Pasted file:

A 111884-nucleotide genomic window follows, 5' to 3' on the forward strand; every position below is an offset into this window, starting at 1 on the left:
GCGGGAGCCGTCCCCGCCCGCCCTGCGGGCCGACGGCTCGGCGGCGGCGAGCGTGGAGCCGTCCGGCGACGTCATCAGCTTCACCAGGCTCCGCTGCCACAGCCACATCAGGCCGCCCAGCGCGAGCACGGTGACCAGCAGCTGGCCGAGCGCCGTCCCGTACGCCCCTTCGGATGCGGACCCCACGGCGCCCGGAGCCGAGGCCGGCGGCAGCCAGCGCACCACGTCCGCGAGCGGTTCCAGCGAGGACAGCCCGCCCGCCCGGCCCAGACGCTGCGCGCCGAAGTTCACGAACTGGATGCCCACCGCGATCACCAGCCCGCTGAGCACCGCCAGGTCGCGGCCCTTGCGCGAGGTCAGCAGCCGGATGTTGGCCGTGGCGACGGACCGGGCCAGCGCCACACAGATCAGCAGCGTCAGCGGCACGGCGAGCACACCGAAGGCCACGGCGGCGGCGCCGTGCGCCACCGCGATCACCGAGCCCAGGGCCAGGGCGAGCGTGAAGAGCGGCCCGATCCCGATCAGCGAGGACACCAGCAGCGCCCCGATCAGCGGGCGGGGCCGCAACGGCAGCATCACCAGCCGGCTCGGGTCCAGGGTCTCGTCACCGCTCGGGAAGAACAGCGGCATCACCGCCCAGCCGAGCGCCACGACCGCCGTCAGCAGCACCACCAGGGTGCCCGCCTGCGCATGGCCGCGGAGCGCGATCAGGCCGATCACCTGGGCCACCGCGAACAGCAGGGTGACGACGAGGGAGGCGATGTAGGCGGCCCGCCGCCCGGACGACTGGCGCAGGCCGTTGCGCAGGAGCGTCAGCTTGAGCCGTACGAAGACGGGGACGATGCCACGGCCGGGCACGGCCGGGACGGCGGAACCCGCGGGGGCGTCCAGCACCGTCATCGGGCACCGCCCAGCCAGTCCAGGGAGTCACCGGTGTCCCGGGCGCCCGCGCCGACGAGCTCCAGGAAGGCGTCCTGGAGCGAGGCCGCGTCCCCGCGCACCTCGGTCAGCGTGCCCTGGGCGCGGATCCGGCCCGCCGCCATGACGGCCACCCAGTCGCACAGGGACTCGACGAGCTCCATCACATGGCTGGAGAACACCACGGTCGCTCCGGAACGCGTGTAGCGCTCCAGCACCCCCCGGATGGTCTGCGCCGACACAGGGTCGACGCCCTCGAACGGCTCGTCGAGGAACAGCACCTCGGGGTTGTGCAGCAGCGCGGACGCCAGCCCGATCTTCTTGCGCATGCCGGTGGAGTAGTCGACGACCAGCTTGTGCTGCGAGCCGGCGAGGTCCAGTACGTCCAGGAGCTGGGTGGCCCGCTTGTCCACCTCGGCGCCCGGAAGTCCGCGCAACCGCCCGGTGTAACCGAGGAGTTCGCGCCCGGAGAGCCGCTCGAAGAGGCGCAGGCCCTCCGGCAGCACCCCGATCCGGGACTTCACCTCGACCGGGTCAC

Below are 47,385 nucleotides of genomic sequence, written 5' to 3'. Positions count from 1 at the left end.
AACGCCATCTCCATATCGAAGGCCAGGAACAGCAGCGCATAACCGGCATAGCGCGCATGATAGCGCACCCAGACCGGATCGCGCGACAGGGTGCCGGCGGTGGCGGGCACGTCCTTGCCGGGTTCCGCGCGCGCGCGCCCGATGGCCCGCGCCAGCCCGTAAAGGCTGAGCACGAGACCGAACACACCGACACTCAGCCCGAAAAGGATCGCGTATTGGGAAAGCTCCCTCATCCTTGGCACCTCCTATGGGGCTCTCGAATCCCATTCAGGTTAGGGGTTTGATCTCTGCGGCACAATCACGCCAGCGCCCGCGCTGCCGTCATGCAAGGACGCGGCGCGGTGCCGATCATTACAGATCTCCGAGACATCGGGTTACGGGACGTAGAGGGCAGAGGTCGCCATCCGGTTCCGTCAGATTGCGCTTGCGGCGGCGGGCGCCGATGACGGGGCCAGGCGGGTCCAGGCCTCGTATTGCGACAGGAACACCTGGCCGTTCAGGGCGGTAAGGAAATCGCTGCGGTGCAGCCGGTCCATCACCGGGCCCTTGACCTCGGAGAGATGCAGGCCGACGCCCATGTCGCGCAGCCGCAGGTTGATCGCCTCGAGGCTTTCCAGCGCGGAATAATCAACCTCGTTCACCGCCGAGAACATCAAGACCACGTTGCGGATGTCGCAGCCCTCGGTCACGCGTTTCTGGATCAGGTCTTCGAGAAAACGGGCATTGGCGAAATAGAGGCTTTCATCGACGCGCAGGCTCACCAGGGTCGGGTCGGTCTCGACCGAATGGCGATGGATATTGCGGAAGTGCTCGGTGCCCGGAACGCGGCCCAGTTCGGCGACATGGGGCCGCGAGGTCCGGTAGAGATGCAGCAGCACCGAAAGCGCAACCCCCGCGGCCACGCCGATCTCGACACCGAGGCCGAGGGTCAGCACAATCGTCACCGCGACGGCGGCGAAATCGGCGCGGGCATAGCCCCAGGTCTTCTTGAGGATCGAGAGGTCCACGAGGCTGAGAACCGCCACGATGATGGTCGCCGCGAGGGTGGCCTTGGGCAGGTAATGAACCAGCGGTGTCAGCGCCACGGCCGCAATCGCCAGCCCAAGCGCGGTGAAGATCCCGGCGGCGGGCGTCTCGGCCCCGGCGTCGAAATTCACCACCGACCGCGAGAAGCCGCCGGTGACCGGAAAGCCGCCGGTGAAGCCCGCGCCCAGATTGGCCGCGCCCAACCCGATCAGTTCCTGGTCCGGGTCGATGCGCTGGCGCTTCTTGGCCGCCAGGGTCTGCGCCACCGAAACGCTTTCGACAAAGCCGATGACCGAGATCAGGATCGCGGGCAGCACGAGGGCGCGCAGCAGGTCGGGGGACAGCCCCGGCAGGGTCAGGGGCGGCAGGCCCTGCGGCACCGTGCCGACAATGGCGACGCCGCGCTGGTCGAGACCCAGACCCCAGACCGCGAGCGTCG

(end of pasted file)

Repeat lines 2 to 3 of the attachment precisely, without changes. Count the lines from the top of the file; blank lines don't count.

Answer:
GCGGGAGCCGTCCCCGCCCGCCCTGCGGGCCGACGGCTCGGCGGCGGCGAGCGTGGAGCCGTCCGGCGACGTCATCAGCTTCACCAGGCTCCGCTGCCACAGCCACATCAGGCCGCCCAGCGCGAGCACGGTGACCAGCAGCTGGCCGAGCGCCGTCCCGTACGCCCCTTCGGATGCGGACCCCACGGCGCCCGGAGCCGAGGCCGGCGGCAGCCAGCGCACCACGTCCGCGAGCGGTTCCAGCGAGGACAGCCCGCCCGCCCGGCCCAGACGCTGCGCGCCGAAGTTCACGAACTGGATGCCCACCGCGATCACCAGCCCGCTGAGCACCGCCAGGTCGCGGCCCTTGCGCGAGGTCAGCAGCCGGATGTTGGCCGTGGCGACGGACCGGGCCAGCGCCACACAGATCAGCAGCGTCAGCGGCACGGCGAGCACACCGAAGGCCACGGCGGCGGCGCCGTGCGCCACCGCGATCACCGAGCCCAGGGCCAGGGCGAGCGTGAAGAGCGGCCCGATCCCGATCAGCGAGGACACCAGCAGCGCCCCGATCAGCGGGCGGGGCCGCAACGGCAGCATCACCAGCCGGCTCGGGTCCAGGGTCTCGTCACCGCTCGGGAAGAACAGCGGCATCACCGCCCAGCCGAGCGCCACGACCGCCGTCAGCAGCACCACCAGGGTGCCCGCCTGCGCATGGCCGCGGAGCGCGATCAGGCCGATCACCTGGGCCACCGCGAACAGCAGGGTGACGACGAGGGAGGCGATGTAGGCGGCCCGCCGCCCGGACGACTGGCGCAGGCCGTTGCGCAGGAGCGTCAGCTTGAGCCGTACGAAGACGGGGACGATGCCACGGCCGGGCACGGCCGGGACGGCGGAACCCGCGGGGGCGTCCAGCACCGTCATCGGGCACCGCCCAGCCAGTCCAGGGAGTCACCGGTGTCCCGGGCGCCCGCGCCGACGAGCTCCAGGAAGGCGTCCTGGAGCGAGGCCGCGTCCCCGCGCACCTCGGTCAGCGTGCCCTGGGCGCGGATCCGGCCCGCCGCCATGACGGCCACCCAGTCGCACAGGGACTCGACGAGCTCCATCACATGGCTGGAGAACACCACGGTCGCTCCGGAACGCGTGTAGCGCTCCAGCACCCCCCGGATGGTCTGCGCCGACACAGGGTCGACGCCCTCGAACGGCTCGTCGAGGAACAGCACCTCGGGGTTGTGCAGCAGCGCGGACGCCAGCCCGATCTTCTTGCGCATGCCGGTGGAGTAGTCGACGACCAGCTTGTGCTGCGAGCCGGCGAGGTCCAGTACGTCCAGGAGCTGGGTGGCCCGCTTGTCCACCTCGGCGCCCGGAAGTCCGCGCAACCGCCCGGTGTAACCGAGGAGTTCGCGCCCGGAGAGCCGCTCGAAGAGGCGCAGGCCCTCCGGCAGCACCCCGATCCGGGACTTCACCTCGACCGGGTCAC

Below are 47,385 nucleotides of genomic sequence, written 5' to 3'. Positions count from 1 at the left end.